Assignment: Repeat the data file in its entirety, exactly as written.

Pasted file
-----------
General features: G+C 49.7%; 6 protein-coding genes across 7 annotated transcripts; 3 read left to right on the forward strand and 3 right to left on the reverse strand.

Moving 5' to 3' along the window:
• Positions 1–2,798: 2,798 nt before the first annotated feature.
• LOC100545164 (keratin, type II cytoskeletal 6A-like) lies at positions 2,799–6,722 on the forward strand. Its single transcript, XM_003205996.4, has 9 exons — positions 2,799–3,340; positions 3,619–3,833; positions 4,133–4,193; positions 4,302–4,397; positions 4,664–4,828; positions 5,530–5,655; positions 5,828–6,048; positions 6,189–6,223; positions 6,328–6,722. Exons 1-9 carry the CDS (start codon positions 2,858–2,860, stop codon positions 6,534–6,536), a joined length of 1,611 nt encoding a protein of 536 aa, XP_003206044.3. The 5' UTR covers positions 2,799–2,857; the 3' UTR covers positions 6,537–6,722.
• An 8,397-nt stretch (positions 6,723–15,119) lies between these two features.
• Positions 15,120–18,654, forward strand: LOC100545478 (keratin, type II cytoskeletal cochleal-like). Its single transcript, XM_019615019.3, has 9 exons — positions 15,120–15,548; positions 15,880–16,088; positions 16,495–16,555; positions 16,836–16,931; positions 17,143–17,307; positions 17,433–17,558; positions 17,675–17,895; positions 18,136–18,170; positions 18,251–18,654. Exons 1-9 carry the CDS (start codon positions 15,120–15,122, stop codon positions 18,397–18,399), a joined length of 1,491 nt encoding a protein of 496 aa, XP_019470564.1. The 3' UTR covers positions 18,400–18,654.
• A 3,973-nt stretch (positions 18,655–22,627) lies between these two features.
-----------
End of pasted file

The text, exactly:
General features: G+C 49.7%; 6 protein-coding genes across 7 annotated transcripts; 3 read left to right on the forward strand and 3 right to left on the reverse strand.

Moving 5' to 3' along the window:
• Positions 1–2,798: 2,798 nt before the first annotated feature.
• LOC100545164 (keratin, type II cytoskeletal 6A-like) lies at positions 2,799–6,722 on the forward strand. Its single transcript, XM_003205996.4, has 9 exons — positions 2,799–3,340; positions 3,619–3,833; positions 4,133–4,193; positions 4,302–4,397; positions 4,664–4,828; positions 5,530–5,655; positions 5,828–6,048; positions 6,189–6,223; positions 6,328–6,722. Exons 1-9 carry the CDS (start codon positions 2,858–2,860, stop codon positions 6,534–6,536), a joined length of 1,611 nt encoding a protein of 536 aa, XP_003206044.3. The 5' UTR covers positions 2,799–2,857; the 3' UTR covers positions 6,537–6,722.
• An 8,397-nt stretch (positions 6,723–15,119) lies between these two features.
• Positions 15,120–18,654, forward strand: LOC100545478 (keratin, type II cytoskeletal cochleal-like). Its single transcript, XM_019615019.3, has 9 exons — positions 15,120–15,548; positions 15,880–16,088; positions 16,495–16,555; positions 16,836–16,931; positions 17,143–17,307; positions 17,433–17,558; positions 17,675–17,895; positions 18,136–18,170; positions 18,251–18,654. Exons 1-9 carry the CDS (start codon positions 15,120–15,122, stop codon positions 18,397–18,399), a joined length of 1,491 nt encoding a protein of 496 aa, XP_019470564.1. The 3' UTR covers positions 18,400–18,654.
• A 3,973-nt stretch (positions 18,655–22,627) lies between these two features.